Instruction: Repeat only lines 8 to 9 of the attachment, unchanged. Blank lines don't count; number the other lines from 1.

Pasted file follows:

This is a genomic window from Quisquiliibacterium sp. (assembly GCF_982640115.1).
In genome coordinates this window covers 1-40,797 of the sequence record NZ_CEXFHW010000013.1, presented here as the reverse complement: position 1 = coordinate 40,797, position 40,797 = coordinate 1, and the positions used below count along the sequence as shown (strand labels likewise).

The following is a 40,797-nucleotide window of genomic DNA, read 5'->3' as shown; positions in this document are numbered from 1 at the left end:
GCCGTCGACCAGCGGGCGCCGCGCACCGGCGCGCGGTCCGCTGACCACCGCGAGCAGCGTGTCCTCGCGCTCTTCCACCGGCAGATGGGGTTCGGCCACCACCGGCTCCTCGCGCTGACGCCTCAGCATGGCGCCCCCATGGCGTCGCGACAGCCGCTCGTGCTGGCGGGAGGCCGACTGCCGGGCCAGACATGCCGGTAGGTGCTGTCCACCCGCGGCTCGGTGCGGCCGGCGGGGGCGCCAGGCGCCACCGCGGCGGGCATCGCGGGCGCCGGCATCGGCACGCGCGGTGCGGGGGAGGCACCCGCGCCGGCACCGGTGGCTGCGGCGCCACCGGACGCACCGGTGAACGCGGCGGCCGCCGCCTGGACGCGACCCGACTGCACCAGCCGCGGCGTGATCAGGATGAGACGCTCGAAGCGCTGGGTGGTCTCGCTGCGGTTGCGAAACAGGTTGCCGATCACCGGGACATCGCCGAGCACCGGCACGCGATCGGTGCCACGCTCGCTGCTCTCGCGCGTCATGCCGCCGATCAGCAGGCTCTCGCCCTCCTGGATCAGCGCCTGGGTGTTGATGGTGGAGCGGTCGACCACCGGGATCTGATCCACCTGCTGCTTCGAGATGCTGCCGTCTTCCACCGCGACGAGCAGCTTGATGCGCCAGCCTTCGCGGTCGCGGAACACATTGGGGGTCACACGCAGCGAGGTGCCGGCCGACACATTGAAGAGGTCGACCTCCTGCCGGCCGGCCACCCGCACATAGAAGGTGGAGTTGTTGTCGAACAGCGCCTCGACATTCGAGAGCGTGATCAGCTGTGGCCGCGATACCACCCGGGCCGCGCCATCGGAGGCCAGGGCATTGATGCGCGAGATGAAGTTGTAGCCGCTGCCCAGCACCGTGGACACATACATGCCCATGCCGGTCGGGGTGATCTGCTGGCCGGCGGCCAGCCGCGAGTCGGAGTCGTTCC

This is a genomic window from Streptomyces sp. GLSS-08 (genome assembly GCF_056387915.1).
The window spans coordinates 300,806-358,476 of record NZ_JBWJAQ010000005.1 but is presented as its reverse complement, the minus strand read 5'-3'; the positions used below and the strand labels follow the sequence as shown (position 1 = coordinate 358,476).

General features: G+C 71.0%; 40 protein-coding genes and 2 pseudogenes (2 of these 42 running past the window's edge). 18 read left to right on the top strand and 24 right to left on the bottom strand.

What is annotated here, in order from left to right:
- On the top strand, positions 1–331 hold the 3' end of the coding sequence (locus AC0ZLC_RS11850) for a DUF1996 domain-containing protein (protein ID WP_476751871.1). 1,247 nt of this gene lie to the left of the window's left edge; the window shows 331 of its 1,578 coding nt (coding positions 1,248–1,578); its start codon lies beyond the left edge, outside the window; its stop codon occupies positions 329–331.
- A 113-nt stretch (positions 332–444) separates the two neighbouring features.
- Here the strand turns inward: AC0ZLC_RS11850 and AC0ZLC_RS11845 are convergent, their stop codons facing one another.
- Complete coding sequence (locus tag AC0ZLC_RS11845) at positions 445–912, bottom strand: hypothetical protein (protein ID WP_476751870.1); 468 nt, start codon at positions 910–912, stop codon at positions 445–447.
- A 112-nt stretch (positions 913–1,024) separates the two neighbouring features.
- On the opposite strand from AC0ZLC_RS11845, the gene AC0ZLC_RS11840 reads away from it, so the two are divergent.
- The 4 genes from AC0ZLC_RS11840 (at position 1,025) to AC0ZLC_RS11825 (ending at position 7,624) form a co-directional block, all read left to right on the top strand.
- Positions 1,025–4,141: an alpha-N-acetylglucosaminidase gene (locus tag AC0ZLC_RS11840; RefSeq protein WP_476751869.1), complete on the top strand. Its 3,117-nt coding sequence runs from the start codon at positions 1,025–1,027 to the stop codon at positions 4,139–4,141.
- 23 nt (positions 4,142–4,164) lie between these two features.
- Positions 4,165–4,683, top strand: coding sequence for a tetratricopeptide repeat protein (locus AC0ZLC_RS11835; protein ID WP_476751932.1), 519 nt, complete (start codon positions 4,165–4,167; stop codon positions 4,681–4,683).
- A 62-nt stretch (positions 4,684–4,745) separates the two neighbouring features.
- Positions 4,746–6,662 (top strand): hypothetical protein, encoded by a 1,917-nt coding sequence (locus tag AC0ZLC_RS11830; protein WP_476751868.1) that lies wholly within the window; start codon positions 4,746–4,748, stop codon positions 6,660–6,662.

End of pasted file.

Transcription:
What is annotated here, in order from left to right:
- On the top strand, positions 1–331 hold the 3' end of the coding sequence (locus AC0ZLC_RS11850) for a DUF1996 domain-containing protein (protein ID WP_476751871.1). 1,247 nt of this gene lie to the left of the window's left edge; the window shows 331 of its 1,578 coding nt (coding positions 1,248–1,578); its start codon lies beyond the left edge, outside the window; its stop codon occupies positions 329–331.